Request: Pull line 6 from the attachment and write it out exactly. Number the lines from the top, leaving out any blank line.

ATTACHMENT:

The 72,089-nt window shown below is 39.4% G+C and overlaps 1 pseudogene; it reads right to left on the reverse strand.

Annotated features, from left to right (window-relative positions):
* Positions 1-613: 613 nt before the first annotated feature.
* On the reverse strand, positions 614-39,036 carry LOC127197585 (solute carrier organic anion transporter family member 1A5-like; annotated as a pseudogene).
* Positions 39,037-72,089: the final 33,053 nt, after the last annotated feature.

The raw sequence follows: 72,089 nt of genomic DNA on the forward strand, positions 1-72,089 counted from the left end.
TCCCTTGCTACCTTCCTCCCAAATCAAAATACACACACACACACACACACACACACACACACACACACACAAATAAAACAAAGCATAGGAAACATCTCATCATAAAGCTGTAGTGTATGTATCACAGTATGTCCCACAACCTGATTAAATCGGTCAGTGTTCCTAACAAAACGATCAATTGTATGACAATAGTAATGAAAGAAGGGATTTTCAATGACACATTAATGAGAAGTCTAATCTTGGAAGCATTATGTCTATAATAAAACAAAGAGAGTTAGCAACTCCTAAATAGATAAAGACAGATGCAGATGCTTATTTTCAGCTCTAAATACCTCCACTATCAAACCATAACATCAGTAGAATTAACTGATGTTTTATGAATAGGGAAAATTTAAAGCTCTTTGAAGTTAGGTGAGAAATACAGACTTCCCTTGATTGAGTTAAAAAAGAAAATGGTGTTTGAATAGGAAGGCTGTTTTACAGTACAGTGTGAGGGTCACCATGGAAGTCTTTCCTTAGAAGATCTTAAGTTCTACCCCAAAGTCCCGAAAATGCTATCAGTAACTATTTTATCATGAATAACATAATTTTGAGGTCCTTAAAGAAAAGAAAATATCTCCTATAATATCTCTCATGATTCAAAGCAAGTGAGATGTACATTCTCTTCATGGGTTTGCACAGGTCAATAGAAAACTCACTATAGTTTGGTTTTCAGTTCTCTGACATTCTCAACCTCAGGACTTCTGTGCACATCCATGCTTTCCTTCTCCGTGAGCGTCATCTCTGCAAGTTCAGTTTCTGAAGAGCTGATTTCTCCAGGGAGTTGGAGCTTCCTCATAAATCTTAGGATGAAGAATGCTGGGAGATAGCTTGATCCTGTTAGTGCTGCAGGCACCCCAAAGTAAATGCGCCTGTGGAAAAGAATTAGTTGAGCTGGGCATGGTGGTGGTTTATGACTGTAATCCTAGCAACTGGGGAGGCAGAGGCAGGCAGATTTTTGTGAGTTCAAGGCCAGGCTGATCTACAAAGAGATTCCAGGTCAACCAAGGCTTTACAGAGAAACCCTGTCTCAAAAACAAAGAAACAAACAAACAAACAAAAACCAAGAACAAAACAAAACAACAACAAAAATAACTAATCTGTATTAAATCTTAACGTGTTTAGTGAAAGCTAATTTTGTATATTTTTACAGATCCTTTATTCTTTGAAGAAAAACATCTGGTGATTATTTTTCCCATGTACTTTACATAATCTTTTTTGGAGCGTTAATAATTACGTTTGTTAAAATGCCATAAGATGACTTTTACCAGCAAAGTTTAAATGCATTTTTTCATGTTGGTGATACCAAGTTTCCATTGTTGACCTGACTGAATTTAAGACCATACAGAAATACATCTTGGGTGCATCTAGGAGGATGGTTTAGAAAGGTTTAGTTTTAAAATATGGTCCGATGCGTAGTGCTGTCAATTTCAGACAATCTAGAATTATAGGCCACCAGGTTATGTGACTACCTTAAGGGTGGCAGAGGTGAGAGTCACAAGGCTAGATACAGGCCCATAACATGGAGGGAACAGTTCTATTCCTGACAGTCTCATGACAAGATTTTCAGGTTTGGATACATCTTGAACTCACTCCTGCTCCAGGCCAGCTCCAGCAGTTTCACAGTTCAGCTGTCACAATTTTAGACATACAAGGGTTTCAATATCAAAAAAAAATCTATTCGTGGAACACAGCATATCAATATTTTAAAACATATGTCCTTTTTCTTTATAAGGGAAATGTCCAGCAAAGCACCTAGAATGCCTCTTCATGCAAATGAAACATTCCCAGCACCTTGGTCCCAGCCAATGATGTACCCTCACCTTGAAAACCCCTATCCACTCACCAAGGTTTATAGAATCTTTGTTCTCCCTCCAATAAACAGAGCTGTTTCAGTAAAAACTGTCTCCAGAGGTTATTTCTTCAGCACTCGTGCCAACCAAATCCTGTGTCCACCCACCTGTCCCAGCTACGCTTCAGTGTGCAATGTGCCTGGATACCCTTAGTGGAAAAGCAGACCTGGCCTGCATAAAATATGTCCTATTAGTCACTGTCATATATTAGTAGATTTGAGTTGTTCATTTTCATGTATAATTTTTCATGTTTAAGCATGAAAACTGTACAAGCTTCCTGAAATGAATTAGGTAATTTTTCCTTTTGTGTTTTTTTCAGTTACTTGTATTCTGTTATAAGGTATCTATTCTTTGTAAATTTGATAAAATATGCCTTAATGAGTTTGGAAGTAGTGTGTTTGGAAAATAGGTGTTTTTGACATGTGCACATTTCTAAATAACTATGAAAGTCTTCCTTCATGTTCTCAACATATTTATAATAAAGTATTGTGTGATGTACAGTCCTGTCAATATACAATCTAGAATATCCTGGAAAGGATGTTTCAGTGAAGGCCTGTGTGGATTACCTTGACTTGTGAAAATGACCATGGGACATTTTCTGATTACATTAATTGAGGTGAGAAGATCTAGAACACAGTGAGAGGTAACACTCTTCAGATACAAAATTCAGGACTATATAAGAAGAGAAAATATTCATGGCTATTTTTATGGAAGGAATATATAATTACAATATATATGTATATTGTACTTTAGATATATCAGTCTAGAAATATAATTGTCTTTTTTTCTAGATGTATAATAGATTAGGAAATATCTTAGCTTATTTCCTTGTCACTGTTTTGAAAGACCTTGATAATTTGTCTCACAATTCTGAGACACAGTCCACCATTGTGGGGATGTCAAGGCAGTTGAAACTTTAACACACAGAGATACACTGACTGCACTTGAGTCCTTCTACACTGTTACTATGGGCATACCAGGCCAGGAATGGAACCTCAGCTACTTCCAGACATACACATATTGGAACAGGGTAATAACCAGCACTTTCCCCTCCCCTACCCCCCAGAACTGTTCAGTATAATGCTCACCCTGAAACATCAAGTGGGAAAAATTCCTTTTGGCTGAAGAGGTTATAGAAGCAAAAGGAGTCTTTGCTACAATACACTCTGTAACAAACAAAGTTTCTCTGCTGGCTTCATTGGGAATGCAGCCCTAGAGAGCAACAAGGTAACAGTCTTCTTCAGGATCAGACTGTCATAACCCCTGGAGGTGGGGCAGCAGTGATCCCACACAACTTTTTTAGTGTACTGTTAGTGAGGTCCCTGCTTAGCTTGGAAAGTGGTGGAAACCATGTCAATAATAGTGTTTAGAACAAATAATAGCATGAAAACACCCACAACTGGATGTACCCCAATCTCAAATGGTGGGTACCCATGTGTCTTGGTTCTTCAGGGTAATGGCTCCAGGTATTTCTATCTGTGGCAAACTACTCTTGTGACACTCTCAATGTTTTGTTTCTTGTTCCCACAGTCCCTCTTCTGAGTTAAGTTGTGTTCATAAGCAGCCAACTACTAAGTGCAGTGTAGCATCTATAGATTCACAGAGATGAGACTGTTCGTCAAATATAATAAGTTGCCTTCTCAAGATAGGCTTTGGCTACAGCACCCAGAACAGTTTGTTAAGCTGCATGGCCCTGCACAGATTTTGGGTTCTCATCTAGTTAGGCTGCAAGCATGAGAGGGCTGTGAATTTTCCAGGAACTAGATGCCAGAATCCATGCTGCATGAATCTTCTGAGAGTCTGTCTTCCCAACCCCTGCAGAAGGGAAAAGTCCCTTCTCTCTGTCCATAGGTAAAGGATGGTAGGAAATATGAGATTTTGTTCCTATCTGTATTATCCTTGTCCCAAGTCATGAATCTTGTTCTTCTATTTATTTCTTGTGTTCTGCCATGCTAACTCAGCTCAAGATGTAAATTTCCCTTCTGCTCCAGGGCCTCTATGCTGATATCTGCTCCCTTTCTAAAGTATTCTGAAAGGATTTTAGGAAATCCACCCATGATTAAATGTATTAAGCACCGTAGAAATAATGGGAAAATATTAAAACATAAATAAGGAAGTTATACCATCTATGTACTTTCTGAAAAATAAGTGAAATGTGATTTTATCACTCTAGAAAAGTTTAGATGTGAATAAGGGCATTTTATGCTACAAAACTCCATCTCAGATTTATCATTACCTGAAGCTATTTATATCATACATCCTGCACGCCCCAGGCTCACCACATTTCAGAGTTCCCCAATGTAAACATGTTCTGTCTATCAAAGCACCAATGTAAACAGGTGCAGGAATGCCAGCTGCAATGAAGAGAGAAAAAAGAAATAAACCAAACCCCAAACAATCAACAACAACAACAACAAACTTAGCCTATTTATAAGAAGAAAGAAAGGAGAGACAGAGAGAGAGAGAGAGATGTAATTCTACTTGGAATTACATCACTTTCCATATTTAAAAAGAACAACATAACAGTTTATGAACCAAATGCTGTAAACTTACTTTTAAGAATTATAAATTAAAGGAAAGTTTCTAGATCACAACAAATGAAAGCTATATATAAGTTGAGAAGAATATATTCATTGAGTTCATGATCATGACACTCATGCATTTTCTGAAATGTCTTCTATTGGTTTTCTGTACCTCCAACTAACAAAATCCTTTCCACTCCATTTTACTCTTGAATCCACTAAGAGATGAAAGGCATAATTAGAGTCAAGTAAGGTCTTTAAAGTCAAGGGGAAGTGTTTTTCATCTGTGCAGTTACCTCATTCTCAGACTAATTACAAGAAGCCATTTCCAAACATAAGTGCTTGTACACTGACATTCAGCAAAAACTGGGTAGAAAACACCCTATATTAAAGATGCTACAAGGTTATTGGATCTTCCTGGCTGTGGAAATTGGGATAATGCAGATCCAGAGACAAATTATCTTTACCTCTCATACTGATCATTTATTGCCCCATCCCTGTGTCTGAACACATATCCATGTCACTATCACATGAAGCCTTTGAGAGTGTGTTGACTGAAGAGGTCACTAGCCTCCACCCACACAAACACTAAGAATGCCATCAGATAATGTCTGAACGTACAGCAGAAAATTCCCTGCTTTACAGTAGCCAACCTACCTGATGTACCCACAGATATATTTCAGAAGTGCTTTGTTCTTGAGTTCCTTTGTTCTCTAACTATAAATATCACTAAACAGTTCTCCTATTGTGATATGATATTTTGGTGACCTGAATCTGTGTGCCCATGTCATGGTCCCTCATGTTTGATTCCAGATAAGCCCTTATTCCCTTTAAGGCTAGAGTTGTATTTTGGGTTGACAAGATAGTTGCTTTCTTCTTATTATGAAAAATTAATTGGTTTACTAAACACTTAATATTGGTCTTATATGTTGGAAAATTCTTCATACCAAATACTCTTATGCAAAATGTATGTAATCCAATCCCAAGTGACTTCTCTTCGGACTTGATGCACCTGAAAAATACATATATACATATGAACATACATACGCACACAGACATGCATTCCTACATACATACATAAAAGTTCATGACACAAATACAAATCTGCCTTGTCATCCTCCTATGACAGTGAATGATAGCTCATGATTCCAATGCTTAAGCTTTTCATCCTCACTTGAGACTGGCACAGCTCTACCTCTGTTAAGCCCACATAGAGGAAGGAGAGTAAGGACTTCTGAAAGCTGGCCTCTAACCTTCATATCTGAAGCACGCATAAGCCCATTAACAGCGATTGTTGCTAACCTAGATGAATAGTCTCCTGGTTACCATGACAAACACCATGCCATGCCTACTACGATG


The raw sequence follows: 72,089 nt of genomic DNA on the forward strand, positions 1-72,089 counted from the left end.